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False imprisonment is defined as consisting of unlawful restraint against the will of an individual's personal liberty or freedom of locomotion. Unlawful detention is the gist of false imprisonment. It is also defined as any intentional detention of the person of another unauthorized by law. False imprisonment is any illegal imprisonment without any process whatever, or under color of process wholly illegal, regardless of whether any crime has been committed, or a debt due. Riegel v. Hygrade Seed Co., 47 F. Supp. 290, 293 (D.N.Y. 1942)
False imprisonment is confining or physically restraining a person, such as by being locked in a car, being tied to a chair or locked in a closet, with no legal authority to hold the person. It is similar to a charge of kidnapping and it usually occurs in conjunction with a false arrest. False imprisonment is often a crime and if proved is almost always the basis of a lawsuit for damages.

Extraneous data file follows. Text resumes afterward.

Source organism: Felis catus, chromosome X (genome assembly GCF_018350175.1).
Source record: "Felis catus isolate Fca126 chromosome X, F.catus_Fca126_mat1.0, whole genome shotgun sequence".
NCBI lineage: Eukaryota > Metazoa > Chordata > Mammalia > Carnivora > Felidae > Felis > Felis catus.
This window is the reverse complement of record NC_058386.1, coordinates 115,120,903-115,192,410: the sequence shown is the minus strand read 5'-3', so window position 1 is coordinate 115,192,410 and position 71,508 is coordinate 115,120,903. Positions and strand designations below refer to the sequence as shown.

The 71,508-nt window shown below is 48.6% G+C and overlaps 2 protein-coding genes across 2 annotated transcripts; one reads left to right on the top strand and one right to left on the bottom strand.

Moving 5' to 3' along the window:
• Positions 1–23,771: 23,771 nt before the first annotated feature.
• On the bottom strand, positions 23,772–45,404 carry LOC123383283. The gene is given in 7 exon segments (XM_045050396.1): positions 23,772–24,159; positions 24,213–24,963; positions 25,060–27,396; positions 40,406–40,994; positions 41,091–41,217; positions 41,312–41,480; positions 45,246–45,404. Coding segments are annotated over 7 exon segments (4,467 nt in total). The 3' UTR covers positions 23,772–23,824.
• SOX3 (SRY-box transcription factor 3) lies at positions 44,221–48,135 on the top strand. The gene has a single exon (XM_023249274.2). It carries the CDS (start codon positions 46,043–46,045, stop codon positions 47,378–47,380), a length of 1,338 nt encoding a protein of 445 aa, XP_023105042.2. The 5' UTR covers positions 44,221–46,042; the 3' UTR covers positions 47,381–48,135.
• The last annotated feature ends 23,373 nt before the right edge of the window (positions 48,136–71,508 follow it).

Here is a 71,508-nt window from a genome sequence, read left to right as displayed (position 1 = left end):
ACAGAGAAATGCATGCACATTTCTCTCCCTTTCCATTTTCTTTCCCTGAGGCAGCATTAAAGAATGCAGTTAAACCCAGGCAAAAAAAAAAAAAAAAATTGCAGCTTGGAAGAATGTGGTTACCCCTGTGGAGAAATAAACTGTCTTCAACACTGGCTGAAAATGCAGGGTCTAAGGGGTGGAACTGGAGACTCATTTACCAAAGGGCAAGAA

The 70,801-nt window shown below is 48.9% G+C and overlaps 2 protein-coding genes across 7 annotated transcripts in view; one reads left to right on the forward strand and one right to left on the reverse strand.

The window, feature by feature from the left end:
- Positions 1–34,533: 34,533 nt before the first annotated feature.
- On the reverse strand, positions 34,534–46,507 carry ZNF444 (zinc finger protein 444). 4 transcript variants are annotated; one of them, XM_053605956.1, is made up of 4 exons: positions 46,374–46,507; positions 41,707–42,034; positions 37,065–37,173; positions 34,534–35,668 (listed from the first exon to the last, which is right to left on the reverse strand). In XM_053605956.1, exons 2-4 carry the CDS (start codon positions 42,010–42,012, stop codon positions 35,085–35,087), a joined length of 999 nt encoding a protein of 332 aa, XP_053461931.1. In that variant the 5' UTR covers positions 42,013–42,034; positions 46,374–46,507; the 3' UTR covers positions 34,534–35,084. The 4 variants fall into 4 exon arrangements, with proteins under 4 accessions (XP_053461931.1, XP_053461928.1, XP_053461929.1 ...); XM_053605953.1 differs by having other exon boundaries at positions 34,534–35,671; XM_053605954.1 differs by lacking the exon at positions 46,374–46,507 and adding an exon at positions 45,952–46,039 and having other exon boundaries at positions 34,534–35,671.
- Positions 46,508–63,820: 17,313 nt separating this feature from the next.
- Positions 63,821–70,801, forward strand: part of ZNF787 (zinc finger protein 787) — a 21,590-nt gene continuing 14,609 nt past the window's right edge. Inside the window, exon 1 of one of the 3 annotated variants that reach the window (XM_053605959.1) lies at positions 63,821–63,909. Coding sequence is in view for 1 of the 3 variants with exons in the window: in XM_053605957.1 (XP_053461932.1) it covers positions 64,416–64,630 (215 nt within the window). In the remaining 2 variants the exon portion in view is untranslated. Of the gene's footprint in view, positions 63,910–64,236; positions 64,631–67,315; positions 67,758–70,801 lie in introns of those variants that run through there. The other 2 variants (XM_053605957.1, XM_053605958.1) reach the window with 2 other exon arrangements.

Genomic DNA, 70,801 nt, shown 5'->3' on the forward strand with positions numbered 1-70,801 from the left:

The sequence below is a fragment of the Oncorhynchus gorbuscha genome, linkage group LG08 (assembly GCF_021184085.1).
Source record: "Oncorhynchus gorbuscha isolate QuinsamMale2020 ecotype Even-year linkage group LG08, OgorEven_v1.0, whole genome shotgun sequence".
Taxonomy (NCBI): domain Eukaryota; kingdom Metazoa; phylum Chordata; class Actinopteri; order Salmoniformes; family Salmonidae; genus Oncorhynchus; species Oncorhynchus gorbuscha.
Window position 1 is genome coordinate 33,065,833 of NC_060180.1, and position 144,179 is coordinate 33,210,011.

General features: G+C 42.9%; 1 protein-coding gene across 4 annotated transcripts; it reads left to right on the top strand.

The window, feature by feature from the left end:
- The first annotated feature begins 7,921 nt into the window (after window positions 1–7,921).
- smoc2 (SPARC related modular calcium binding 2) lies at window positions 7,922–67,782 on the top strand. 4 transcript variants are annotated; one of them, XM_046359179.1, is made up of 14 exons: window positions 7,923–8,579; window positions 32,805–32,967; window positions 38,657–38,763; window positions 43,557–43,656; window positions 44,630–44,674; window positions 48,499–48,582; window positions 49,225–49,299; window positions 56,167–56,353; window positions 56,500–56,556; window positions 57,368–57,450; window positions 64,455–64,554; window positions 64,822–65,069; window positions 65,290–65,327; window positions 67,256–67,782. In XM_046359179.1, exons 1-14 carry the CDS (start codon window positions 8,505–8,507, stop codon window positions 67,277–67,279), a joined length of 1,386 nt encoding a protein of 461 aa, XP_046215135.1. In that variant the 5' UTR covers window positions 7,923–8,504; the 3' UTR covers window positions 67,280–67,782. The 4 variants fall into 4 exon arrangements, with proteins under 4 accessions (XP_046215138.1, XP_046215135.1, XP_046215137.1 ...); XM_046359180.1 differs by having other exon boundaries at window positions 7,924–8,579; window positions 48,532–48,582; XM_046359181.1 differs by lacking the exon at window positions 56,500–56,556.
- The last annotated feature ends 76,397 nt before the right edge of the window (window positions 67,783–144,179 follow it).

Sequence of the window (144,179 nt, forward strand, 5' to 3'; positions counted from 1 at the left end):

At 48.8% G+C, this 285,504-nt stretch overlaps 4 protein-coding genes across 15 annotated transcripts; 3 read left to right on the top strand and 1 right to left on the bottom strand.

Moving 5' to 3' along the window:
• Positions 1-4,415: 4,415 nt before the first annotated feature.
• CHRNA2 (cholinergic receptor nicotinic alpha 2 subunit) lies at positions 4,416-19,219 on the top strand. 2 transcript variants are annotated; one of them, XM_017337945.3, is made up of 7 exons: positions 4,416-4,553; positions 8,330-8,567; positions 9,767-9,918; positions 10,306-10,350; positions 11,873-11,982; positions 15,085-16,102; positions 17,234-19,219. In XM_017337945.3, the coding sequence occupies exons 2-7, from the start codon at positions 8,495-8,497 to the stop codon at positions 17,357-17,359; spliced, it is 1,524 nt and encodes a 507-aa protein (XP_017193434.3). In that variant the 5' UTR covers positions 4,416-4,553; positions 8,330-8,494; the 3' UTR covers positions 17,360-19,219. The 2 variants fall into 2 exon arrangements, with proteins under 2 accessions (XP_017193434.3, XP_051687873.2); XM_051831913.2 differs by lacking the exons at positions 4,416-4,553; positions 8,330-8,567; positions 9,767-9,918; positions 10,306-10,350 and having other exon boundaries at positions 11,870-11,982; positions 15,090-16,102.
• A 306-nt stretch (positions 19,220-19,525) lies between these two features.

Any intentional detention of the person of another not authorized by law is false imprisonment. It is any illegal imprisonment, without due process or under a false authority, without consideration of whether any crime has been committed or a debt due. Examples may include being locked in a car, driven about without opportunity to get out, or being tied to a chair or locked in a closet. It may be the follow-up to a false arrest, such as holding someone in the office of a department store, but more often it resembles a kidnapping with no belief or claim of a legal right to hold the person.
False imprisonment may be the detainment or arrest of a person without a warrant, with an illegal warrant, or with a warrant illegally executed. As long as the person was illegally deprived of liberty, the amount of time they were detained is irrelevant.
The remedy is an order to be restored to liberty by writ of habeas corpus and to recover damages for the injury by action of trespass. It is a criminal offense for which damages may be awarded.